They say a good referee is one that is hardly ever noticed. By letting the game play out uninterrupted, his or her primary function is to maintain law and order when needed while penalising rule breaches. Although some officials are guilty of craving the spotlight, Premier League referees generally don’t want to be the talking point of the game. Unfortunately over the last week that is exactly what happened to two top flight refs.
The first was Lee Mason who, after his whistle-happy performance at The Hawthorns, drew the ire of Brighton supporters and sent social media into a frenzy after an incident that occurred during their trip to West Brom.
With Brighton losing and awarded a dangerous free kick, Lewis Dunk tried to catch out the opposition with a quick attempt at goal which sailed into the net beyond West Brom keeper Sam Johnstone, moments after Mason had blown his whistle, to equalise.
However, the West Brom goalkeeper wasn’t ready and, with the former Aston Villa loanee struggling to get into position, panic set in for Lee Mason who then blew his whistle again, setting off an incredible chain of events.
Mason initially disallowed the goal, before awarding it after mass protests from the Brighton players. VAR then got involved and, remarkably, reviewed whether Mason had blown his whistle twice, eventually leading to the goal being disallowed once more. Premier League referees have had some howlers over the years but this was one of the most remarkable blunders in recent memory and definitely one of the worst referee decisions in the Premier League.
The embarrassing turn of events was highlighted by Brighton defender Dunk after the game and, with such barbed comments towards the official in question, it will be no surprise if the 29-year-old picks up a fine in the coming days, with any criticism of Premier League referees rarely going unpunished.
The immense frustration over what unfolded is understandable from a Brighton point of view and it has added to an already difficult week for Graham Potter and his players. Perhaps, though, their greater frustration will come courtesy of Lee Mason’s silence following the game.
Premier League referees are not permitted to give post-match reasoning over their thought process as it only adds to the furore. If those who brandish the cards could explain their actions after the final whistle, at least mistakes would become more palatable.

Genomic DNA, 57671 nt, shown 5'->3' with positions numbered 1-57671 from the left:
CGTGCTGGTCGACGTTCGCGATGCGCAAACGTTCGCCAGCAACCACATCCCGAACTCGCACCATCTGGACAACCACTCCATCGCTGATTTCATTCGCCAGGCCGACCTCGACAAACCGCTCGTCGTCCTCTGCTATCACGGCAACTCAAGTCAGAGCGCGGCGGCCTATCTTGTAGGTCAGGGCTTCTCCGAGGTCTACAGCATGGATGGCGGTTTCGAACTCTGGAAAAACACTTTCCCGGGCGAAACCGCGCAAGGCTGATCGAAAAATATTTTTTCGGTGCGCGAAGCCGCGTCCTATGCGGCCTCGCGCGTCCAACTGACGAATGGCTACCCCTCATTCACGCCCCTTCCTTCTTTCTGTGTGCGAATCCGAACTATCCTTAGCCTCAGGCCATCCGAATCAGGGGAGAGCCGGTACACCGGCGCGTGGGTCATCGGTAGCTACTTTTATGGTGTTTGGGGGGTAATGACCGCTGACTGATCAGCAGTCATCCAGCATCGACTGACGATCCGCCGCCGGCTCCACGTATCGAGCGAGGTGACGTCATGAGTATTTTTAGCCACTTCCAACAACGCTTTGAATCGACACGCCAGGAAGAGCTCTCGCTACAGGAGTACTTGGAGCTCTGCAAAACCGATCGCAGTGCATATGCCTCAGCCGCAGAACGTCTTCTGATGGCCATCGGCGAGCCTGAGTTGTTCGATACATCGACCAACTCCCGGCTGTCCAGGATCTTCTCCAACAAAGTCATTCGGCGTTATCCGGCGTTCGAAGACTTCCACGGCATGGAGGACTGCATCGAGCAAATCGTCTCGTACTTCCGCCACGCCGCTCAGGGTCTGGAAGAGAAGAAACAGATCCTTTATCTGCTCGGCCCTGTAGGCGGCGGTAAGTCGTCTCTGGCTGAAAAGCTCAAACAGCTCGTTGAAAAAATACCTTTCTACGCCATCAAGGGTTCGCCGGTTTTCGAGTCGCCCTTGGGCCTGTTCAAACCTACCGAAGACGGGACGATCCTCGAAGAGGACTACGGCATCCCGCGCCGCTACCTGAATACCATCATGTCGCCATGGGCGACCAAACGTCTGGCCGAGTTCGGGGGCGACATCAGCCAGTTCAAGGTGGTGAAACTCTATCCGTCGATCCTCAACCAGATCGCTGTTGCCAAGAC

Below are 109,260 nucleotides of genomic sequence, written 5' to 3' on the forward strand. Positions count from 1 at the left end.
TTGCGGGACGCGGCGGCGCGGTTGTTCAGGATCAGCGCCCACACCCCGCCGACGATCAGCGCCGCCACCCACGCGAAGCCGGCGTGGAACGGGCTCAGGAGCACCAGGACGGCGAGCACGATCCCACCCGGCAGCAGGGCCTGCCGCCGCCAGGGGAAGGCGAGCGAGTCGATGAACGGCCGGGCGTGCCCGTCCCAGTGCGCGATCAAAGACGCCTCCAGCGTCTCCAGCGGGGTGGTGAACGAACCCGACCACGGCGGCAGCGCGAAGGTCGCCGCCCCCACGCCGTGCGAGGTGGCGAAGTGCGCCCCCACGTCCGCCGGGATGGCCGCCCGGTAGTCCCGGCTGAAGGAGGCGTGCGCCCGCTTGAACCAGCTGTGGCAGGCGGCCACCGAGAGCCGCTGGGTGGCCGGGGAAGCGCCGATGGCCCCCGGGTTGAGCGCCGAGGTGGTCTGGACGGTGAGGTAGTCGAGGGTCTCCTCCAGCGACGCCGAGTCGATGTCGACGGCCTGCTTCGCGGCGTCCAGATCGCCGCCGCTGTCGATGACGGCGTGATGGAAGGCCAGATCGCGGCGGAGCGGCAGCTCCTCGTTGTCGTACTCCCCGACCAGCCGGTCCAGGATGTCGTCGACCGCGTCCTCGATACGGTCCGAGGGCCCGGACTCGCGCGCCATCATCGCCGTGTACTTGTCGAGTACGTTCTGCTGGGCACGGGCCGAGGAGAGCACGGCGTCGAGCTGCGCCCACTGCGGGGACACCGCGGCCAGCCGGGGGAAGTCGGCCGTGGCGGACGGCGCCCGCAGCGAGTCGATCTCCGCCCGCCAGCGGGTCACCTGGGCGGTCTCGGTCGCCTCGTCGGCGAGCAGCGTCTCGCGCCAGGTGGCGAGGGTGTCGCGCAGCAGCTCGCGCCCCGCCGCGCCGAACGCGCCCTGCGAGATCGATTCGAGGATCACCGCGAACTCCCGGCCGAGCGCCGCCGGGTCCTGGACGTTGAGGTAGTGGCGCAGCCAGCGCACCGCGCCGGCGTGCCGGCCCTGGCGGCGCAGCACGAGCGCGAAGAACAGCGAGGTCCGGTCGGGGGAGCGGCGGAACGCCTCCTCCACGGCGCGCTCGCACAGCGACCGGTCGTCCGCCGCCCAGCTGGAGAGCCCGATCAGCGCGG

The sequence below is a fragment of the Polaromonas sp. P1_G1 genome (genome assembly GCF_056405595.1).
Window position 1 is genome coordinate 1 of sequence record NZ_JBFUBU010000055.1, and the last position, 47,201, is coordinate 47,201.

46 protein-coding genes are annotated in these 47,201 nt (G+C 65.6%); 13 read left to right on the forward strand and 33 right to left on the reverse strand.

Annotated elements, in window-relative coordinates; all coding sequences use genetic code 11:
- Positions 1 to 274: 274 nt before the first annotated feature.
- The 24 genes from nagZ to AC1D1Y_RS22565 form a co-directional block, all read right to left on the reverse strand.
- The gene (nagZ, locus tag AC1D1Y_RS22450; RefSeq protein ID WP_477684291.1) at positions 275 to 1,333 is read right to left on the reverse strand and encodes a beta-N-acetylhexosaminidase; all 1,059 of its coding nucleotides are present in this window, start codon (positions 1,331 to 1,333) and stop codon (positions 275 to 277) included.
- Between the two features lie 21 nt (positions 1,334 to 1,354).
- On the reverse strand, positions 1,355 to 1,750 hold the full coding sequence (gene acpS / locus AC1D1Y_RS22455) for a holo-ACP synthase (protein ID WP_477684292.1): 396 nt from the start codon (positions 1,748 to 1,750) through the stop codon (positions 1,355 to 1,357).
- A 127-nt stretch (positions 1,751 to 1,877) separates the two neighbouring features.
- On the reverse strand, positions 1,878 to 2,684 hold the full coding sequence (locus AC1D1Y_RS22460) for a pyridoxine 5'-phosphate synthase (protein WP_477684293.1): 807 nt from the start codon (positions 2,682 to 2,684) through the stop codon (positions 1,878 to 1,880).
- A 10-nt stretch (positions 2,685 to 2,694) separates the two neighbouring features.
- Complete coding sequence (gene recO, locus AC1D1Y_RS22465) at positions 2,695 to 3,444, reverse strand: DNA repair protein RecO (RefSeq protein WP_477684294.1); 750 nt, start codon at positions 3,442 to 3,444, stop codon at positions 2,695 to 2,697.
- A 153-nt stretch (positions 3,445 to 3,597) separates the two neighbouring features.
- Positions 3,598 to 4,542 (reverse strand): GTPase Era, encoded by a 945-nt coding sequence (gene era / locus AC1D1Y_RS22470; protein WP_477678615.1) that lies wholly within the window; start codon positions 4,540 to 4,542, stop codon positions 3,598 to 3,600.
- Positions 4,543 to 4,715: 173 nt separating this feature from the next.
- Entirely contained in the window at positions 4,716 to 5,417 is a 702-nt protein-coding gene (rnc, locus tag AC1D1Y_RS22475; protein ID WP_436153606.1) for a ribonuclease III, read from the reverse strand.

After Saturday’s events, there will likely be nothing in the way of recriminations for the Bolton based official and, although he reportedly picked up an injury in that game, there is a sense that the PGMOL quickly pulled him out of the firing line.
If Brighton keep their heads above water at the end of the season, the fiasco will become just another footnote in Premier League history and reserved for nothing more than the comedy blooper reels.
This is the outcome that those connected to Premier League referees will be hoping for, as the last thing they need is more embarrassment after last season’s Hawkeye malfunction at Villa Park and its eventual indirect relegation of Bournemouth.
Sticking with the topic of embarrassment, you get the feeling that Ole Gunnar Solskjaer may regret his post-match comments regarding Premier League referees and the “outside influences” that sway their decision making.
The irony of a Manchester United manager, and one who models himself on Sir Alex Ferguson, complaining about influencing referees wasn’t lost on those watching, yet that is what happened after Stuart Attwell decided not to award a Manchester United penalty against Chelsea. Although the handball laws may have led to such a conclusion in the early stage of a season, the change in laws spared Callum Hudson-Odoi’s blushes.
For those who love to don their tinfoil hats and claim a conspiracy theory, then such a reaction from the 1999 Champions League winner will have certainly piqued their interest. Then again, for anyone who views football more rationally, such comments will be quickly dismissed.
When you consider the considerable number of penalties that United are awarded, if there was ever to be a conspiracy theory, it would be surely one that suggests the Red Devils are favoured by the referees in the Premier League.
Quite simply, this is a case of the Manchester United manager blowing hot air and had Attwell signalled to the penalty spot at Stamford Bridge, then such comments do not even see the light of day.
To suggest that Premier League referees do not have the confidence to make decisions on their own and are only guided by the technology that is in place to assist them, is a claim that is nothing short of preposterous.
Yes, referees get it wrong (see Mason, Lee) but they also do get it right (see Attwell, Stuart) and although it was a weekend to forget for the former, the latter can dismiss Solskjaer’s comments just as quickly as everyone else will.